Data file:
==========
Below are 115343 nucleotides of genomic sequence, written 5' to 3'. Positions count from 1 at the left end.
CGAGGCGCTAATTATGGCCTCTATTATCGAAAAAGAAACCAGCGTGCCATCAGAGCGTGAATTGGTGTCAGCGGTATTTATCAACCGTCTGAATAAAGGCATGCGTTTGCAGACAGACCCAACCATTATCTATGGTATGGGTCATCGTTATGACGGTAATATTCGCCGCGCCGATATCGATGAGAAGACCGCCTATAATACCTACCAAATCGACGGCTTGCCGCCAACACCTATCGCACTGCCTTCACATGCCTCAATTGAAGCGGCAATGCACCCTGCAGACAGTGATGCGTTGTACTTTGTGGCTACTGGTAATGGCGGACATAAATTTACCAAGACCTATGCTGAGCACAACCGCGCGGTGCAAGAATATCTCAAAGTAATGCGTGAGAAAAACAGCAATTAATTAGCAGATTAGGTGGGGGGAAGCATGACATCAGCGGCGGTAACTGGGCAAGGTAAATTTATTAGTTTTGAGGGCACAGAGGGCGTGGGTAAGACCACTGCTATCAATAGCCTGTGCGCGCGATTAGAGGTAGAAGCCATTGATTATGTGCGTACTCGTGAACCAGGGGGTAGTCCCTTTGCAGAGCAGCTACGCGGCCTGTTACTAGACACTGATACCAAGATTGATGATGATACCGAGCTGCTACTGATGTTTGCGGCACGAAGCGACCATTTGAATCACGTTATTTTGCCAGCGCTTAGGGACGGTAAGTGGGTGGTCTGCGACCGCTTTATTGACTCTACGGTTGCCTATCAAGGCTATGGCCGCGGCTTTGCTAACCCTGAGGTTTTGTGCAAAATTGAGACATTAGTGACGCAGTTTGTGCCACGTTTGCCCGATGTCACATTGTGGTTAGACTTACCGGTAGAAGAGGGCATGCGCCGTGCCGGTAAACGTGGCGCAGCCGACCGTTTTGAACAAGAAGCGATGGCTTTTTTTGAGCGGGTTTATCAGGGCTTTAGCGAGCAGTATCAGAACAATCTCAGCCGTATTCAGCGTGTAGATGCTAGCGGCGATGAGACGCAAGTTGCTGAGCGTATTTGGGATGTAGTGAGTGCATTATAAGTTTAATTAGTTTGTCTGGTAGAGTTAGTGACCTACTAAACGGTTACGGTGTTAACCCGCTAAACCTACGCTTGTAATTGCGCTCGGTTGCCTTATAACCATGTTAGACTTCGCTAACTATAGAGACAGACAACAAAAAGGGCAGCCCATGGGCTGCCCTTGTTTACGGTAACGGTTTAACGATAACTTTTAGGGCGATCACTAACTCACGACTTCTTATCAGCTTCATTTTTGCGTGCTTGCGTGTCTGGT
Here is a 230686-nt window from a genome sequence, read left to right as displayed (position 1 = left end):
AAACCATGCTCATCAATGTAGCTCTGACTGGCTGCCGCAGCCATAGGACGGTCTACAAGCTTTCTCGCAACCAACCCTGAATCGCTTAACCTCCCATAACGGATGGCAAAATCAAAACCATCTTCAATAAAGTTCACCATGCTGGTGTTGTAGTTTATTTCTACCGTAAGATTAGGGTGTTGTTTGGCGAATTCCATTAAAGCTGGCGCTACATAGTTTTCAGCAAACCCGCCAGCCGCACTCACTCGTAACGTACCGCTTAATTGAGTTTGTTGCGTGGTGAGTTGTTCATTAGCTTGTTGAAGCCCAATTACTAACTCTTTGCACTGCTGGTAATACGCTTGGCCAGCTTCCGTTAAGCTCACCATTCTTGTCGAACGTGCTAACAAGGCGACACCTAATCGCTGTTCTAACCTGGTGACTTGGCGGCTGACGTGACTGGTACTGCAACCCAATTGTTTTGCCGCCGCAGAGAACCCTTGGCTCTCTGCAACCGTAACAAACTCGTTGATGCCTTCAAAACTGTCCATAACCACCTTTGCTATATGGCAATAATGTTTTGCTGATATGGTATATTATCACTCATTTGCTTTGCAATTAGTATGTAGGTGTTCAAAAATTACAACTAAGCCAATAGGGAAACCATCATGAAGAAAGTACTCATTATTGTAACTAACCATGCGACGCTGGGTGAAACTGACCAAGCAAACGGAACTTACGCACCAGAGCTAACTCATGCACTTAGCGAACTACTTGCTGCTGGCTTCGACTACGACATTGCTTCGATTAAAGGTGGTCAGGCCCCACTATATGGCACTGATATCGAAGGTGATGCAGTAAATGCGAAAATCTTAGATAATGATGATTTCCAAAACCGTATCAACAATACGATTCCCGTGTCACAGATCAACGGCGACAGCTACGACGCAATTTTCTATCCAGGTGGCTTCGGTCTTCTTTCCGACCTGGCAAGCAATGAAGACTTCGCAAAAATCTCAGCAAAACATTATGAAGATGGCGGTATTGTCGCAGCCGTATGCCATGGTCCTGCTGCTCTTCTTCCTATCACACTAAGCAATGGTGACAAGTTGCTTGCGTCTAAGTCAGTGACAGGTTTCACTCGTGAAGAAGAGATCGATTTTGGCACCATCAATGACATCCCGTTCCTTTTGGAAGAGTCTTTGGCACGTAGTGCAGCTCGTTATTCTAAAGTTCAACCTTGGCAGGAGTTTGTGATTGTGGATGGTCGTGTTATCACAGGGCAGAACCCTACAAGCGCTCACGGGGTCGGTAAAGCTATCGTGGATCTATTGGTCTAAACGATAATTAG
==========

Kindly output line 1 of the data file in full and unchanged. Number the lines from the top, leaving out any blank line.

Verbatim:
Below are 115343 nucleotides of genomic sequence, written 5' to 3'. Positions count from 1 at the left end.